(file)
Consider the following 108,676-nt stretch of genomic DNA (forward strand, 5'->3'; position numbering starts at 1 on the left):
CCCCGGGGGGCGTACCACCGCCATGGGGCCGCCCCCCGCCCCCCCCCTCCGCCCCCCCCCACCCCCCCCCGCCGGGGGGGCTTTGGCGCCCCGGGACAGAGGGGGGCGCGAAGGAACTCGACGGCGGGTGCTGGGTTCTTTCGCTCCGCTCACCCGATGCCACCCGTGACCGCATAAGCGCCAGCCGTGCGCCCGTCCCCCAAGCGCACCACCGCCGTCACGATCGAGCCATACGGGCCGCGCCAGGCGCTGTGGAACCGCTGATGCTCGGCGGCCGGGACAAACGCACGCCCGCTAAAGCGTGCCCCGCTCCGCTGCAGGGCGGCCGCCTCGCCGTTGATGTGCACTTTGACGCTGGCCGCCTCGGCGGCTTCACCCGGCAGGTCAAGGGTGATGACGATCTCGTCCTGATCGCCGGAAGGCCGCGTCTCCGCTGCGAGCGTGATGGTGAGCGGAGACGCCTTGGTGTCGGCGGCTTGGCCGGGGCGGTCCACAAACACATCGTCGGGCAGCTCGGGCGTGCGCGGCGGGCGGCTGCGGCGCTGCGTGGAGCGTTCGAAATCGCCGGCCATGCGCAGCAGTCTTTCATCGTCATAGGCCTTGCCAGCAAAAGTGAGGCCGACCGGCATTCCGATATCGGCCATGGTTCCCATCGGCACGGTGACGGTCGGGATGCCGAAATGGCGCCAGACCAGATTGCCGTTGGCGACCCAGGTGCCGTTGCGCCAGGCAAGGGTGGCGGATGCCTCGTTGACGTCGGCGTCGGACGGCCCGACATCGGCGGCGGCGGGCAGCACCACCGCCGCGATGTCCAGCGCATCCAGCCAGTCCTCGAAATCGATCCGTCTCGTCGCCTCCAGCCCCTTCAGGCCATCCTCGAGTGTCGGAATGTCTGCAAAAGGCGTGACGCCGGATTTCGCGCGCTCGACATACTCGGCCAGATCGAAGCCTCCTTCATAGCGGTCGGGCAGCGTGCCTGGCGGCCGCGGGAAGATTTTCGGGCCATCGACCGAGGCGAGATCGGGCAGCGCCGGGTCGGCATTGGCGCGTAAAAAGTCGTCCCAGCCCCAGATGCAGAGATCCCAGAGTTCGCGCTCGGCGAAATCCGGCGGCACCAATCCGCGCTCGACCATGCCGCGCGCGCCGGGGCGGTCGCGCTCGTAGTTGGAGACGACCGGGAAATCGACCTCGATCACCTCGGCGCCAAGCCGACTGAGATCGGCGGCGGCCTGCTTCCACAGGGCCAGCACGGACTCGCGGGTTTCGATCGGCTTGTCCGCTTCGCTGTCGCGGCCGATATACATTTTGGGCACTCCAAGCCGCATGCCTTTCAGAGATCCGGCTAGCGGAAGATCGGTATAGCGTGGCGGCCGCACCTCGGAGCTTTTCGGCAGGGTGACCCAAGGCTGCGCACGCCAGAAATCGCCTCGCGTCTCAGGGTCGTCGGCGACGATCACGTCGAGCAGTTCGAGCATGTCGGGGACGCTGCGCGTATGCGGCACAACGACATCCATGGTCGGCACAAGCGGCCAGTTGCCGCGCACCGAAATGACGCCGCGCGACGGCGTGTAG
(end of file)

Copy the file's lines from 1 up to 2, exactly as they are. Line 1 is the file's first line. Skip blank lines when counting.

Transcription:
Consider the following 108,676-nt stretch of genomic DNA (forward strand, 5'->3'; position numbering starts at 1 on the left):
CCCCGGGGGGCGTACCACCGCCATGGGGCCGCCCCCCGCCCCCCCCCTCCGCCCCCCCCCACCCCCCCCCGCCGGGGGGGCTTTGGCGCCCCGGGACAGAGGGGGGCGCGAAGGAACTCGACGGCGGGTGCTGGGTTCTTTCGCTCCGCTCACCCGATGCCACCCGTGACCGCATAAGCGCCAGCCGTGCGCCCGTCCCCCAAGCGCACCACCGCCGTCACGATCGAGCCATACGGGCCGCGCCAGGCGCTGTGGAACCGCTGATGCTCGGCGGCCGGGACAAACGCACGCCCGCTAAAGCGTGCCCCGCTCCGCTGCAGGGCGGCCGCCTCGCCGTTGATGTGCACTTTGACGCTGGCCGCCTCGGCGGCTTCACCCGGCAGGTCAAGGGTGATGACGATCTCGTCCTGATCGCCGGAAGGCCGCGTCTCCGCTGCGAGCGTGATGGTGAGCGGAGACGCCTTGGTGTCGGCGGCTTGGCCGGGGCGGTCCACAAACACATCGTCGGGCAGCTCGGGCGTGCGCGGCGGGCGGCTGCGGCGCTGCGTGGAGCGTTCGAAATCGCCGGCCATGCGCAGCAGTCTTTCATCGTCATAGGCCTTGCCAGCAAAAGTGAGGCCGACCGGCATTCCGATATCGGCCATGGTTCCCATCGGCACGGTGACGGTCGGGATGCCGAAATGGCGCCAGACCAGATTGCCGTTGGCGACCCAGGTGCCGTTGCGCCAGGCAAGGGTGGCGGATGCCTCGTTGACGTCGGCGTCGGACGGCCCGACATCGGCGGCGGCGGGCAGCACCACCGCCGCGATGTCCAGCGCATCCAGCCAGTCCTCGAAATCGATCCGTCTCGTCGCCTCCAGCCCCTTCAGGCCATCCTCGAGTGTCGGAATGTCTGCAAAAGGCGTGACGCCGGATTTCGCGCGCTCGACATACTCGGCCAGATCGAAGCCTCCTTCATAGCGGTCGGGCAGCGTGCCTGGCGGCCGCGGGAAGATTTTCGGGCCATCGACCGAGGCGAGATCGGGCAGCGCCGGGTCGGCATTGGCGCGTAAAAAGTCGTCCCAGCCCCAGATGCAGAGATCCCAGAGTTCGCGCTCGGCGAAATCCGGCGGCACCAATCCGCGCTCGACCATGCCGCGCGCGCCGGGGCGGTCGCGCTCGTAGTTGGAGACGACCGGGAAATCGACCTCGATCACCTCGGCGCCAAGCCGACTGAGATCGGCGGCGGCCTGCTTCCACAGGGCCAGCACGGACTCGCGGGTTTCGATCGGCTTGTCCGCTTCGCTGTCGCGGCCGATATACATTTTGGGCACTCCAAGCCGCATGCCTTTCAGAGATCCGGCTAGCGGAAGATCGGTATAGCGTGGCGGCCGCACCTCGGAGCTTTTCGGCAGGGTGACCCAAGGCTGCGCACGCCAGAAATCGCCTCGCGTCTCAGGGTCGTCGGCGACGATCACGTCGAGCAGTTCGAGCATGTCGGGGACGCTGCGCGTATGCGGCACAACGACATCCATGGTCGGCACAAGCGGCCAGTTGCCGCGCACCGAAATGACGCCGCGCGACGGCGTGTAG